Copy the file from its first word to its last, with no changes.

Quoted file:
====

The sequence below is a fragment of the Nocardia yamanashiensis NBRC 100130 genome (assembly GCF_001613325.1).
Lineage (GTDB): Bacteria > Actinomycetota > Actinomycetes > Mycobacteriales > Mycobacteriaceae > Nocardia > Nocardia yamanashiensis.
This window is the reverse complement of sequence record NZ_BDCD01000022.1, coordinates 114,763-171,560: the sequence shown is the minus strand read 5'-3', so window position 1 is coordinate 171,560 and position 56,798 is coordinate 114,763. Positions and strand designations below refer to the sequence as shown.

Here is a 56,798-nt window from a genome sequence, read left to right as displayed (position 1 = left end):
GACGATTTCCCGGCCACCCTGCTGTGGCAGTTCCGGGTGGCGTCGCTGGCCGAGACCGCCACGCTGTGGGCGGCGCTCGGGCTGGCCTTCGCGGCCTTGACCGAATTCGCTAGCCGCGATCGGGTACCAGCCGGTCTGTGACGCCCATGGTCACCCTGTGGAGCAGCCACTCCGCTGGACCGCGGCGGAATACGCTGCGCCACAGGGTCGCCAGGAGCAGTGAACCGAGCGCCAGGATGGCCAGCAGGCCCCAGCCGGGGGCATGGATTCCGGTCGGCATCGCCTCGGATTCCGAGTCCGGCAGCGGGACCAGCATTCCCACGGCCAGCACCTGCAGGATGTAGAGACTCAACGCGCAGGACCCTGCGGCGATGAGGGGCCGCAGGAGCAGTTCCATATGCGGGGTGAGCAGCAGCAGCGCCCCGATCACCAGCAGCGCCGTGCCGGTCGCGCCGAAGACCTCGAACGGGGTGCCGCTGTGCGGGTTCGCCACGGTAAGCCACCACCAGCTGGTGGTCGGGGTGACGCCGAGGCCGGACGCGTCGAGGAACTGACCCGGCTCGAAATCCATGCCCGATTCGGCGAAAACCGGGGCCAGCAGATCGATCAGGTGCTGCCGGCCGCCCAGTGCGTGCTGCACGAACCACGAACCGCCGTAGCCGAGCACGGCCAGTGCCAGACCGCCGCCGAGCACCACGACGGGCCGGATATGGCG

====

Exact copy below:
The sequence below is a fragment of the Nocardia yamanashiensis NBRC 100130 genome (assembly GCF_001613325.1).
Lineage (GTDB): Bacteria > Actinomycetota > Actinomycetes > Mycobacteriales > Mycobacteriaceae > Nocardia > Nocardia yamanashiensis.
This window is the reverse complement of sequence record NZ_BDCD01000022.1, coordinates 114,763-171,560: the sequence shown is the minus strand read 5'-3', so window position 1 is coordinate 171,560 and position 56,798 is coordinate 114,763. Positions and strand designations below refer to the sequence as shown.

Here is a 56,798-nt window from a genome sequence, read left to right as displayed (position 1 = left end):
GACGATTTCCCGGCCACCCTGCTGTGGCAGTTCCGGGTGGCGTCGCTGGCCGAGACCGCCACGCTGTGGGCGGCGCTCGGGCTGGCCTTCGCGGCCTTGACCGAATTCGCTAGCCGCGATCGGGTACCAGCCGGTCTGTGACGCCCATGGTCACCCTGTGGAGCAGCCACTCCGCTGGACCGCGGCGGAATACGCTGCGCCACAGGGTCGCCAGGAGCAGTGAACCGAGCGCCAGGATGGCCAGCAGGCCCCAGCCGGGGGCATGGATTCCGGTCGGCATCGCCTCGGATTCCGAGTCCGGCAGCGGGACCAGCATTCCCACGGCCAGCACCTGCAGGATGTAGAGACTCAACGCGCAGGACCCTGCGGCGATGAGGGGCCGCAGGAGCAGTTCCATATGCGGGGTGAGCAGCAGCAGCGCCCCGATCACCAGCAGCGCCGTGCCGGTCGCGCCGAAGACCTCGAACGGGGTGCCGCTGTGCGGGTTCGCCACGGTAAGCCACCACCAGCTGGTGGTCGGGGTGACGCCGAGGCCGGACGCGTCGAGGAACTGACCCGGCTCGAAATCCATGCCCGATTCGGCGAAAACCGGGGCCAGCAGATCGATCAGGTGCTGCCGGCCGCCCAGTGCGTGCTGCACGAACCACGAACCGCCGTAGCCGAGCACGGCCAGTGCCAGACCGCCGCCGAGCACCACGACGGGCCGGATATGGCG